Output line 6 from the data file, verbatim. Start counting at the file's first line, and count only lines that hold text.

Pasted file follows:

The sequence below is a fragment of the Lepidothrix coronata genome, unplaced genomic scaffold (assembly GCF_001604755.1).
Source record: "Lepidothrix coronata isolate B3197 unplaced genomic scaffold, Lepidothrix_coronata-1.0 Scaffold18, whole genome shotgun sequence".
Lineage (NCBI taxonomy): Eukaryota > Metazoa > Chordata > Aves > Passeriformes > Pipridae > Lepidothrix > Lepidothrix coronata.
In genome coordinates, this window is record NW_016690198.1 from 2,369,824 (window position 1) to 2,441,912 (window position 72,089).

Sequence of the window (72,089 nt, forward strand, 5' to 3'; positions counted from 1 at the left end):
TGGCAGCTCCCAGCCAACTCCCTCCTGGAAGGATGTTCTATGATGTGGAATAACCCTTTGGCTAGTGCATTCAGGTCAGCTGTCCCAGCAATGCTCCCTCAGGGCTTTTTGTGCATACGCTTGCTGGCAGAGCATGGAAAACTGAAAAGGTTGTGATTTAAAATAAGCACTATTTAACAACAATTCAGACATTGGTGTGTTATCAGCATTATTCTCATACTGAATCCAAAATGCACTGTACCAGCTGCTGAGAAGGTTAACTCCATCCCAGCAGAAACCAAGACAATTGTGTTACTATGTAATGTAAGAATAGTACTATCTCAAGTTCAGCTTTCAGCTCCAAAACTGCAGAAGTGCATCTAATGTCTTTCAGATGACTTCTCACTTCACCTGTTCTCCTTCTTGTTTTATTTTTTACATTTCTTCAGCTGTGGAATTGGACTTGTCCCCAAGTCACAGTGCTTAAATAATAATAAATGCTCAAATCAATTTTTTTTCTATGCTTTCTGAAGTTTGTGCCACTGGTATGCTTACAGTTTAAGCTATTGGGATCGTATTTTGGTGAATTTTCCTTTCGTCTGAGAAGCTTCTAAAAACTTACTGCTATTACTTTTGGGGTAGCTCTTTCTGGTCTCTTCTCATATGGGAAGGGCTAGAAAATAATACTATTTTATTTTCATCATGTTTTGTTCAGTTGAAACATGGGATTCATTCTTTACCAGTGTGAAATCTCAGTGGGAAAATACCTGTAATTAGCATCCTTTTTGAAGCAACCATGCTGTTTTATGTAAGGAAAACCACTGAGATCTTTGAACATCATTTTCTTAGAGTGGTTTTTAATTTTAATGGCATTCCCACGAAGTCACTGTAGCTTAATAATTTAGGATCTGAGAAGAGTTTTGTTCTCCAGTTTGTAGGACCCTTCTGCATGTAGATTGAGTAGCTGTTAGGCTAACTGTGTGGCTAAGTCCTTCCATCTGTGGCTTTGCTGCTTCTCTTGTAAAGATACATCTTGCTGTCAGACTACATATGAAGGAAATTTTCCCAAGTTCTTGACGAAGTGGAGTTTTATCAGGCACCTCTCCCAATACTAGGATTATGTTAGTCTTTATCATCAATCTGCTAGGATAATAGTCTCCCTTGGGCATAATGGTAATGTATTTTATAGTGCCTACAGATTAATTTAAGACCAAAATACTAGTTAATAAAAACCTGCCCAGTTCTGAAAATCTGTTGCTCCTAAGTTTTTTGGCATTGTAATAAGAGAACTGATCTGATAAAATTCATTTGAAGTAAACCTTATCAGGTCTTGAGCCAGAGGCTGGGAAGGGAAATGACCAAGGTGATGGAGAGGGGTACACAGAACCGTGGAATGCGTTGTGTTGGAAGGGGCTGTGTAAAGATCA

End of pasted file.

TGGCAGCTCCCAGCCAACTCCCTCCTGGAAGGATGTTCTATGATGTGGAATAACCCTTTGGCTAGTGCATTCAGGTCAGCTGTCCCAGCAATGCTCCCTCAGGGCTTTTTGTGCATACGCTTGCTGGCAGAGCATGGAAAACTGAAAAGGTTGTGATTTAAAATAAGCACTATTTAACAACAATTCAGACATTGGTGTGTTATCAGCATTATTCTCATACTGAATCCAAAATGCACTGTACCAGCTGCTGAGAAGGTTAACTCCATCCCAGCAGAAACCAAGACAATTGTGTTACTATGTAATGTAAGAATAGTACTATCTCAAGTTCAGCTTTCAGCTCCAAAACTGCAGAAGTGCATCTAATGTCTTTCAGATGACTTCTCACTTCACCTGTTCTCCTTCTTGTTTTATTTTTTACATTTCTTCAGCTGTGGAATTGGACTTGTCCCCAAGTCACAGTGCTTAAATAATAATAAATGCTCAAATCAATTTTTTTTCTATGCTTTCTGAAGTTTGTGCCACTGGTATGCTTACAGTTTAAGCTATTGGGATCGTATTTTGGTGAATTTTCCTTTCGTCTGAGAAGCTTCTAAAAACTTACTGCTATTACTTTTGGGGTAGCTCTTTCTGGTCTCTTCTCATATGGGAAGGGCTAGAAAATAATACTATTTTATTTTCATCATGTTTTGTTCAGTTGAAACATGGGATTCATTCTTTACCAGTGTGAAATCTCAGTGGGAAAATACCTGTAATTAGCATCCTTTTTGAAGCAACCATGCTGTTTTATGTAAGGAAAACCACTGAGATCTTTGAACATCATTTTCTTAGAGTGGTTTTTAATTTTAATGGCATTCCCACGAAGTCACTGTAGCTTAATAATTTAGGATCTGAGAAGAGTTTTGTTCTCCAGTTTGTAGGACCCTTCTGCATGTAGATTGAGTAGCTGTTAGGCTAACTGTGTGGCTAAGTCCTTCCATCTGTGGCTTTGCTGCTTCTCTTGTAAAGATACATCTTGCTGTCAGACTACATATGAAGGAAATTTTCCCAAGTTCTTGACGAAGTGGAGTTTTATCAGGCACCTCTCCCAATACTAGGATTATGTTAGTCTTTATCATCAATCTGCTAGGATAATAGTCTCCCTTGGGCATAATGGTAATGTATTTTATAGTGCCTACAGATTAATTTAAGACCAAAATACTAGTTAATAAAAACCTGCCCAGTTCTGAAAATCTGTTGCTCCTAAGTTTTTTGGCATTGTAATAAGAGAACTGATCTGATAAAATTCATTTGAAGTAAACCTTATCAGGTCTTGAGCCAGAGGCTGGGAAGGGAAATGACCAAGGTGATGGAGAGGGGTACACAGAACCGTGGAATGCGTTGTGTTGGAAGGGGCTGTGTAAAGATCA